Update: this vote has occurred.
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More than 57,000 unaccompanied minors have illegally crossed America’s southern border this year. Their presence in Arizona, Texas and New Mexico is putting pressure on Congress to grant the President’s $3.7 billion request for emergency funds.
Heritage Foundation policy analyst David Inserra has broken down the proposals in the House’s immigration working group here, and noted that “the U.S. does not need to throw money at the problem but rather carefully consider the better policies that more effectively enforce the law and contribute to border security.”
>> Call your Representative to share the message that any “border fix” that does not include addressing DACA should be opposed.
If any funding at all is to be allocated, it must be on the condition that the package addresses the root causes of the unlawful immigrant surge.
Rarely is the link between a policy and a problem as clear as with President Obama’s Deferred Action for Childhood Arrivals (DACA) program and the current situation at our southern border. Despite the overwhelming consensus that executive decree has caused the crisis, Congress and the White House are refusing to end DACA.
>> Call your Representative to oppose border spending that doesn’t fix the problem.
The House is now preparing to vote on a bill to authorize $659 million for border and immigration spending. The problem is this spending bill doesn’t address the root cause of the problem. Fortunately, some lawmakers are pushing to include language to stop Obama’s lawless DACA program, but we only have a few hours to make a difference.
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Today, the House is scheduled to vote on the Securing Energy Critical Elements and American Jobs Act of 2013 (H.R. 1022), which is on the suspension calendar. Introduced by Rep. Eric Swalwell (D-CA), the bill — which did not go through the committee process — would “create a number of taxpayer-supported government programs to extract and recycle domestic rare earth minerals” to “address price volatility for rare earths.” While Congress may be justified in gathering information through basic research on energy-critical elements, subsidizing mining, production, or refinement of rare earth elements is not justifiable and would have adverse effects on markets in the future.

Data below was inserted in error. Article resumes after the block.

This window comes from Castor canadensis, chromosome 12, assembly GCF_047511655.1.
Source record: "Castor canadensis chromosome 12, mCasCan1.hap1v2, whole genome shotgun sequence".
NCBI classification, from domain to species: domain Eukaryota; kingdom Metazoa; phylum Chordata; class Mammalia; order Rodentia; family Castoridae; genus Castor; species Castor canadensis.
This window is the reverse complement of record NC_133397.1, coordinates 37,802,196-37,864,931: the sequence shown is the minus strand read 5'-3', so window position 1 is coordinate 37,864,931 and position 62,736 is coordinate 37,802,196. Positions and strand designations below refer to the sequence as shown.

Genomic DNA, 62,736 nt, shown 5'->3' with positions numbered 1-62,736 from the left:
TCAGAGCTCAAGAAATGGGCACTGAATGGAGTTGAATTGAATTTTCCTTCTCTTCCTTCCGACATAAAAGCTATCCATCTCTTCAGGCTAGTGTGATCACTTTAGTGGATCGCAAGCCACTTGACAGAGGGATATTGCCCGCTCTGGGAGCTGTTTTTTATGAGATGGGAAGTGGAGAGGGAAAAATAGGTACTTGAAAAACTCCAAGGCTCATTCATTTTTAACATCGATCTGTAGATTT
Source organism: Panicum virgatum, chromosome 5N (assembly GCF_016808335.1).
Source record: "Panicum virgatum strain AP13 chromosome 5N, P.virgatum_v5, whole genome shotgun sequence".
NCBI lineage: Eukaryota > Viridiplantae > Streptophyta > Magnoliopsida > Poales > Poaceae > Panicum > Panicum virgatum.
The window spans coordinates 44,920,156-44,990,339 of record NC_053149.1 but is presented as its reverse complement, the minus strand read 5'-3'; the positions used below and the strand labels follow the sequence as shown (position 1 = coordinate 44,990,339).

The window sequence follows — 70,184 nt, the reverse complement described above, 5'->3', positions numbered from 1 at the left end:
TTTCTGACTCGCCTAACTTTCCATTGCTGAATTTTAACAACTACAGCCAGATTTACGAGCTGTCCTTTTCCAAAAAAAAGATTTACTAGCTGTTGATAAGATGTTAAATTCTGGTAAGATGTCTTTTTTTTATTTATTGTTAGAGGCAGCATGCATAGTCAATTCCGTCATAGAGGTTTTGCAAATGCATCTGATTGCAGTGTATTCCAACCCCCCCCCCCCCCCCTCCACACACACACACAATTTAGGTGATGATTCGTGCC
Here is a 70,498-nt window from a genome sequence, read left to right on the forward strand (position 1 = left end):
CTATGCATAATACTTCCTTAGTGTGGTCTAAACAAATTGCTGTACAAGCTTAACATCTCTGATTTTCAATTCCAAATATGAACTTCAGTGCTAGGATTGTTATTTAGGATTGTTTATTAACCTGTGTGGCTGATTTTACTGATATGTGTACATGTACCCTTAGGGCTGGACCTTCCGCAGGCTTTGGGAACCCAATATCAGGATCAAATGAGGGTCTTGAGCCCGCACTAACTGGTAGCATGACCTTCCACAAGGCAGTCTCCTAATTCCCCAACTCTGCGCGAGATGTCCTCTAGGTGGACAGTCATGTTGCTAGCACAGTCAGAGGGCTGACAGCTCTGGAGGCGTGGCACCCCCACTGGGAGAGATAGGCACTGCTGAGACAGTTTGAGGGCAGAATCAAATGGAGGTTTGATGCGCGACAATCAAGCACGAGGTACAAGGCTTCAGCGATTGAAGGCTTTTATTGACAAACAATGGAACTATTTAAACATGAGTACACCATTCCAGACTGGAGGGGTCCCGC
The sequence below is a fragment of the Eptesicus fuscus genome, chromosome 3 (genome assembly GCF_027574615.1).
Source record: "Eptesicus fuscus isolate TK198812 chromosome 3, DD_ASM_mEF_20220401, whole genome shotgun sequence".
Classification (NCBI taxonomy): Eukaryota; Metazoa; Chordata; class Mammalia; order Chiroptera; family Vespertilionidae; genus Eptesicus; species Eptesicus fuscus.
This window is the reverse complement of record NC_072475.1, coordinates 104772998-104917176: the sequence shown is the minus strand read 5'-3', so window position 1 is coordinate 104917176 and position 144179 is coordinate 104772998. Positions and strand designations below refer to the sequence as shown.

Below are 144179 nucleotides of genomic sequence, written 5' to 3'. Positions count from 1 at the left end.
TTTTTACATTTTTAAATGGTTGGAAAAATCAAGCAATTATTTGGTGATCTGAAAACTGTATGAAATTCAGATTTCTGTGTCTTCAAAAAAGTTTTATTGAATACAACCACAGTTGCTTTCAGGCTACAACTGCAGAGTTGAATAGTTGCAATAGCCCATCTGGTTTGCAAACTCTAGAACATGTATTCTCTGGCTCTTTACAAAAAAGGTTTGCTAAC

The approach in H.R. 1022 is misguided. The Heritage Foundation explains rather than creating a new government program and subsidizing “technologies the private sector won’t invest in without a handout, the government should open access to the 13 states where rare earths lie and establish an efficient regulatory pathway that provides companies the certainty needed to extract REEs.”
Rather than create an expensive new government program, Congress should deregulate the market for rare earth elements and energy-critical elements.
Use POPVOX to easily and directly email your Representative and ask him or her to oppose the Rare Earth Mineral bill:
This week, the Senate will vote on the misleadingly named Protect Women’s Health from Corporate Interference Act (S. 2578). Introduced by Sen. Patty Murray (D-WA) and Sen. Mark Udall (D-CO), the bill is in reaction to the June Supreme Court ruling in Burwell v. Hobby Lobby and Conestoga Wood Specialties v. Burwell, which granted closely-held family businesses relief from being forced to comply with the HHS anti-conscience mandate if they have a religious objection. Specifically, the Murray-Udall bill would force employers like the Greens of Hobby Lobby and the Hahns of Conestoga Wood Specialties to provide coverage for abortion-inducing drugs and devices and “would also prohibit employers from seeking relief from any federal health care mandate — no matter how coercive the rule or controversial the procedure.”